Blog posts tagged in Part 145

Steve Bentley CEO of Sofema Aviation Services www.sassofia.com looks at common errors made by MRO’s in allocating responsibilities for process 7 procedures – compounded by the weakness of regulatory auditors to identify such. 

All comments are welcome office@sassofia.com 

145.121 Maintenance procedures and quality system

(a) The organisation shall establish a safety and quality policy for the organisation which shall be included in the organisation’s exposition.

Last modified on

How Effective is your Maintenance Error Management System (MEMS)?

The basic MEDA philosophy is based on an understanding that people do not intentionally make errors and that organizational factors play a significant and contributory role.

It is widely recognized that the majority of causal and contributory factors leading to an error can be managed. In addition developing root cause understandings, leads to a wider and more effective mitigation process.

Where do you Stand?

How many of the following questions can you answer?

Last modified on

To be approved in accordance with 14 CFR Part 145, pursuant to the terms of this Annex, the AMO shall comply with all of the following Special Conditions:

The AMO shall submit an application in a form and a manner acceptable to the FAA.

a) The application for both initial and renewed FAA certification shall include:

i. A statement demonstrating that the FAA repair station certificate and/or rating is necessary for maintaining or altering U.S.-registered aeronautical products or foreign-registered aeronautical products operated under the provisions of 14 CFR.

Tagged in: 14 CFR AMO FAA ICAO Part 145
Last modified on

Sofema Aviation Services (www.sassofia.com) considers the challenges to be found during the implementation & delivery of an effective Maintenance Error Management System (MEMS) within an EASA Part 145 Aircraft Maintenance Organisation (AMO)

Tensions between the desire to ensure safety behaviours and the organisations economic objectives (Production versus Protection) deliver real challenges which have a direct bearing on safety culture.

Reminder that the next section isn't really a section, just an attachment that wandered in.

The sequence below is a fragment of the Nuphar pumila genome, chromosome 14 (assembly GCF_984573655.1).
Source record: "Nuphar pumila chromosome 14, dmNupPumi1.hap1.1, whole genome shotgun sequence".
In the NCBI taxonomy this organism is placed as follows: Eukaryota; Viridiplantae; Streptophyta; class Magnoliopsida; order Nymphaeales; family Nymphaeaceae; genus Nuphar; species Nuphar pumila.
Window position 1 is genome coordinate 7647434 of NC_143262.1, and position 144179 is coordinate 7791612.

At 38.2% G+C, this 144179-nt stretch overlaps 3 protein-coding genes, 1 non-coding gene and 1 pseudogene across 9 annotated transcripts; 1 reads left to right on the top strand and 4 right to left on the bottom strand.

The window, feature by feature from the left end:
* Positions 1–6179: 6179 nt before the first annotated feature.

What is an Aviation Maintenance Safety Culture?

Tagged in: AMO EASA MEMS Part 145 Safety
Last modified on

Within the workplace the consequences of human failure can be significant, unfortunately, we are all capable of error regardless of our training or motivation.

A human error is an action or decision which was not intended, however it is important to consider that human failure is not random. There are two main types of human failure: errors and violations.

Errors often occur highly trained procedures where the person carrying them out does not need to concentrate on what they are doing (Improved design can reduce their likelihood and provide a more error tolerant system).

Violations are rarely malicious (sabotage) and usually result from an intention to get the job done as efficiently as possible. Getting to the root cause of any violation is the key to understanding and hence preventing the violation.

Organisation Obligations

The potential for Human Error should be managed proactively and should be addressed as part of a wider risk assessment process.

Last modified on

There are a number of ways we can assess the integrity of a Vendor/Supplier with the objective of improving the supplier performance.

Understanding the purpose of Receipt Discrepancy Processes and Component Reliability Assessment including warranty issues.

Why would we carry out a Vendor Survey?

Essentially it is a process which sits alongside the Supplier Evaluation Procedures and enables an ongoing assessment of the effectiveness of the supply chain arrangement with a given vendor.

What do we want to know concerning our vendors?

We want to know how effective is the product which is received from a particular supplier, and we measure this in a number of ways:

Last modified on

Certain Parts will require special attention due to the size for example Aircraft Landing Gears and Engines. To ensure adequate inspection techniques are followed the following should be included.

a) Written procedures?

b) Internal quality audit procedures?

c) Signature procedures?

d) Procedures for checking for physical damage and defects?

e) Preservation procedures?

f) Procedures for quantities received controls?

g) Verification procedures for part/model/serial numbers?

h) Documentation matches part(s)/material(s) received?

Last modified on

EASA Regulations Provide for EASA Part 145 Organisational Theoretical & Practical Training in support of Task Training for CAT A and CAT B2 Aircraft Engineers.